Church Welcomes All to Labyrinth

The magnificent medieval gothic structure that is First Congregational Church on S. Fullerton in Montclair just became more architecturally interesting. In August, congregation members created a stained wood labyrinth at the altar directly under the massive ceiling, complementing the stained glass windows. “One of the things that’s most vital these days is a sense of spiritual wholeness throughout our lives,” explained Reverend Ann Ralosky, senior minister. “Our lives are fractured and distracted. This labyrinth is our metaphorical path back to God.”

Labyrinths have always been spiritual tools used across cultures and times, pre-Christianity. “They integrate the body through walking and the soul through meditation,” Ralosky said. She invites everyone from the community to come see it this Wednesday at 7:30 p.m. for a special Service of Blessing. Every Wednesday thereafter, FCC doors will be open from 6 to 8 p.m. for all who want to walk the labyrinth or sit in quiet meditation amidst lit candles and Gregorian music. “Approach it with an open heart and an open mind. There are many twists and turns, but it’s an unbroken path to the center.”

Member Jay Richardson spearheaded the creation of the labyrinth that included refinishing, tracing and staining the floor to give it an inlaid look. All materials and labor were donated by members who modeled their work after the labyrinth in Chartres Cathedral in France, built in 1201. Richardson added: “We’re undergoing a growth initiative. We need to thrive or move on. We’re intentionally reaching out to the community to let people know about this place and the ways in which we connect with God.”

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  1. I was married in that church – had no idea it was in danger of being sold.
    You can bet my wife and I will do our part to preserve it.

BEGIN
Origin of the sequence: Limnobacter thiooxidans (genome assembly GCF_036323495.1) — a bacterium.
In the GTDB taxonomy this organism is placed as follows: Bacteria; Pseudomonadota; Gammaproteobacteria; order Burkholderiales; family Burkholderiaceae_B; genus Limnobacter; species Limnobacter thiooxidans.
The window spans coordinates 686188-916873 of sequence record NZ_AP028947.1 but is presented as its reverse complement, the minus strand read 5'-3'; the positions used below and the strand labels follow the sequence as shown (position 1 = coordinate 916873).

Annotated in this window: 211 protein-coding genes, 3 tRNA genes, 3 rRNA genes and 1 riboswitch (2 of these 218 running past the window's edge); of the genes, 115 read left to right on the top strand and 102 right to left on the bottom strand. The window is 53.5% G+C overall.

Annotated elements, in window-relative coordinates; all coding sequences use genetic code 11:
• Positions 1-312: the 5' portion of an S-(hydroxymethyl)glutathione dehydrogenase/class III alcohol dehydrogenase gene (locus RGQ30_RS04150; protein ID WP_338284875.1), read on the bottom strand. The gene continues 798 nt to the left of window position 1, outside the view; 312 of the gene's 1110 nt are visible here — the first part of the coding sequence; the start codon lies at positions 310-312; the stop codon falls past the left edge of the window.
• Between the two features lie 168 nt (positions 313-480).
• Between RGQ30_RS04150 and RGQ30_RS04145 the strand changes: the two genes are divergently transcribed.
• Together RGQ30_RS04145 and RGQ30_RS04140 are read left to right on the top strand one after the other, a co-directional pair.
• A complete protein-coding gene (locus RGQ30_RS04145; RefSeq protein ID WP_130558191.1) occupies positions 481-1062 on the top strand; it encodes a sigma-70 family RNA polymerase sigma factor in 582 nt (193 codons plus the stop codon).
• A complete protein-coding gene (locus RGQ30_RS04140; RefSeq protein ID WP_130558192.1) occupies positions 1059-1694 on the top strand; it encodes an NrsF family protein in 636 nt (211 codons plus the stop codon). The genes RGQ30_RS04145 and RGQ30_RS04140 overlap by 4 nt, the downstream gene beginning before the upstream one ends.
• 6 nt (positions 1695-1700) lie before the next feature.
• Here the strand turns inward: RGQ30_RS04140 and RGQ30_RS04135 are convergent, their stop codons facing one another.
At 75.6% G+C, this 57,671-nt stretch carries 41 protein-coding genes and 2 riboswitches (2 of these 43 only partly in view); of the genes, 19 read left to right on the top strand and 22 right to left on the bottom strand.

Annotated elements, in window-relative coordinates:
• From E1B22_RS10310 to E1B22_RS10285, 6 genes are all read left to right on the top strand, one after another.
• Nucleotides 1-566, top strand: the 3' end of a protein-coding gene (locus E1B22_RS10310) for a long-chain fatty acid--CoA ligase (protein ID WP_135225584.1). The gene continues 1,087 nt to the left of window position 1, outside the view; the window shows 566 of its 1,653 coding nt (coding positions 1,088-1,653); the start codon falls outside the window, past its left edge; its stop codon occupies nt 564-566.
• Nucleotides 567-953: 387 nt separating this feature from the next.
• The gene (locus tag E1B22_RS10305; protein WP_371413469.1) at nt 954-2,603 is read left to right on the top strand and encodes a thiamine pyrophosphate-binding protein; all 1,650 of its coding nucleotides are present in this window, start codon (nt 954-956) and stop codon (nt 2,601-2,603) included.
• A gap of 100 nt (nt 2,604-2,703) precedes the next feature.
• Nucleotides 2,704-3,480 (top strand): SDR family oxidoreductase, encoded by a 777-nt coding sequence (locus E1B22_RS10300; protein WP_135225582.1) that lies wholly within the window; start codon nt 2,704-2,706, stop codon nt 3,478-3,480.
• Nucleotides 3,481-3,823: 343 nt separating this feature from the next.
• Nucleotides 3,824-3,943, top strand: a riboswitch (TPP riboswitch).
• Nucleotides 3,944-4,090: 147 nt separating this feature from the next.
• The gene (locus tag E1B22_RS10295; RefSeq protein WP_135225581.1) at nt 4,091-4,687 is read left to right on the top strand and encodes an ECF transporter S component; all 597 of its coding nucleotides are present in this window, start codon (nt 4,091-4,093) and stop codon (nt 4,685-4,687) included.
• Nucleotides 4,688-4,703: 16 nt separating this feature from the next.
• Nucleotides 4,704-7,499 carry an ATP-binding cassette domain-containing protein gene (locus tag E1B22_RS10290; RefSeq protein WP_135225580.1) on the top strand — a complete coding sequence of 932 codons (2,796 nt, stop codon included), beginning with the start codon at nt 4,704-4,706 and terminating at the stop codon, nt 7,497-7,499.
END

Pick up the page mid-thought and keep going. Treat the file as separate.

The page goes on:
If that means walking a labyrinth, so be it.

  2. Ralosky sounds intelligent and thoughtful, and she is right. My life, certainly, is fractured and distracted (this post is merely the latest symptom). I’m not sure about the labyrinth as a path back to God, though. I’m already lost: how does a labyrinth help?

  3. Just for clarification, the church is in NO danger of being sold! WE ARE NOT FOR SALE! We are growing and thriving. The link referred to in the article is an old one and no longer relevant. Come visit and see!

  4. Wallero, like many spiritual practices, a labyrinth is designed to help us gain focus, to intentionally shed the static that fills our minds so often and find the stillness within. Its a metaphor for our spiritual journeys — which are not linear, but are full of twists and turns that pull us toward God if we are willing to walk. By combining movement and meditation it integrates body and soul and can serve to open you up to the divine presence. Of course, its not a formula — like any spiritual practice, we must be open to it, pay attention, and often be patient. You’d be welcome to try it!

  5. Many people would have interpreted my comment as snark (those bastards!) but I appreciate your taking it seriously, annr. Focus, stillness within, integrating body and soul, spiritual practice… You sound like a closet buddhist. Do you actually walk the labyrinth, is it merely a metaphor, or both? And do you do this during mass, or in groups? (I’m asking because I genuinely want to know.) I have to admit, there is something compelling about this. I’m not sure about the patience, though. Do you have a fast track? An executive version?

  6. Walleroo, I’m no “closet Buddhist”, but recognize the similarities in all seekers (for the record, I’m a practicing Christian)and the journey metaphor really resonates with me. I do in fact literally walk the labyrinth, but also just find it a rich symbol to meditate on. The church has a worship service on Sunday mornings and the labyrinth is there (of course), but it is not the focus. However,on Wednesday evenings (starting with this special service this Wednesday), it will be open from 6-8pm for folks to walk. Sometimes there’s one person on it,sometimes there’s a wait while 3 or 4 walk. Sorry about the patience part — there’s no getting around it! You just might find it’s lovely to slow down…

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